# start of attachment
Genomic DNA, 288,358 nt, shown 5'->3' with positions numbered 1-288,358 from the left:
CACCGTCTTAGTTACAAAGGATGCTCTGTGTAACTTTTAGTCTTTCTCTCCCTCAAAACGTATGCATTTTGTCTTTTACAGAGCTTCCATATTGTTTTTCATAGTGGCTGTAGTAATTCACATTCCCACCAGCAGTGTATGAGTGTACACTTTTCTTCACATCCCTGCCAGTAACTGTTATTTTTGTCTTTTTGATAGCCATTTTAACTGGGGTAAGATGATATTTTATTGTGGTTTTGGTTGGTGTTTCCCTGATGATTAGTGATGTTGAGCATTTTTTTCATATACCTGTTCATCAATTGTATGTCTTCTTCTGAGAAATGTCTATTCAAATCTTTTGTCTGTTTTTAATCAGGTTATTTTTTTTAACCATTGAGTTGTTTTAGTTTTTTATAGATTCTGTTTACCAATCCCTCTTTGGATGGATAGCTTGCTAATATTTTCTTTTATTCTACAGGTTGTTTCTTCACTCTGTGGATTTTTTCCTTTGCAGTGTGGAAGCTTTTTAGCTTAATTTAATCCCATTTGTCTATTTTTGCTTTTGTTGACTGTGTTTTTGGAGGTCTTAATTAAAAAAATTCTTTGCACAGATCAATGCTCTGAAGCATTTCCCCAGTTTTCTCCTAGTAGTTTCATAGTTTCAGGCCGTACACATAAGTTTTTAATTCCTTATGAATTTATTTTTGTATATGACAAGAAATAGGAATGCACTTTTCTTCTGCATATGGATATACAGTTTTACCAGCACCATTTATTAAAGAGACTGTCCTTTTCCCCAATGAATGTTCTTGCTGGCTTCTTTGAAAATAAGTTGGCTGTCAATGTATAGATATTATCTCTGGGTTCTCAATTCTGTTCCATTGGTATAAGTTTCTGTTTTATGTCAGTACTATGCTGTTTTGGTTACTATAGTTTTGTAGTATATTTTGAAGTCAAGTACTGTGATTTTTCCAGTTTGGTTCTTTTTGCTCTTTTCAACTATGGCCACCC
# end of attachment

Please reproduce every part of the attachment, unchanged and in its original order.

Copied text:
Genomic DNA, 288,358 nt, shown 5'->3' with positions numbered 1-288,358 from the left:
CACCGTCTTAGTTACAAAGGATGCTCTGTGTAACTTTTAGTCTTTCTCTCCCTCAAAACGTATGCATTTTGTCTTTTACAGAGCTTCCATATTGTTTTTCATAGTGGCTGTAGTAATTCACATTCCCACCAGCAGTGTATGAGTGTACACTTTTCTTCACATCCCTGCCAGTAACTGTTATTTTTGTCTTTTTGATAGCCATTTTAACTGGGGTAAGATGATATTTTATTGTGGTTTTGGTTGGTGTTTCCCTGATGATTAGTGATGTTGAGCATTTTTTTCATATACCTGTTCATCAATTGTATGTCTTCTTCTGAGAAATGTCTATTCAAATCTTTTGTCTGTTTTTAATCAGGTTATTTTTTTTAACCATTGAGTTGTTTTAGTTTTTTATAGATTCTGTTTACCAATCCCTCTTTGGATGGATAGCTTGCTAATATTTTCTTTTATTCTACAGGTTGTTTCTTCACTCTGTGGATTTTTTCCTTTGCAGTGTGGAAGCTTTTTAGCTTAATTTAATCCCATTTGTCTATTTTTGCTTTTGTTGACTGTGTTTTTGGAGGTCTTAATTAAAAAAATTCTTTGCACAGATCAATGCTCTGAAGCATTTCCCCAGTTTTCTCCTAGTAGTTTCATAGTTTCAGGCCGTACACATAAGTTTTTAATTCCTTATGAATTTATTTTTGTATATGACAAGAAATAGGAATGCACTTTTCTTCTGCATATGGATATACAGTTTTACCAGCACCATTTATTAAAGAGACTGTCCTTTTCCCCAATGAATGTTCTTGCTGGCTTCTTTGAAAATAAGTTGGCTGTCAATGTATAGATATTATCTCTGGGTTCTCAATTCTGTTCCATTGGTATAAGTTTCTGTTTTATGTCAGTACTATGCTGTTTTGGTTACTATAGTTTTGTAGTATATTTTGAAGTCAAGTACTGTGATTTTTCCAGTTTGGTTCTTTTTGCTCTTTTCAACTATGGCCACCC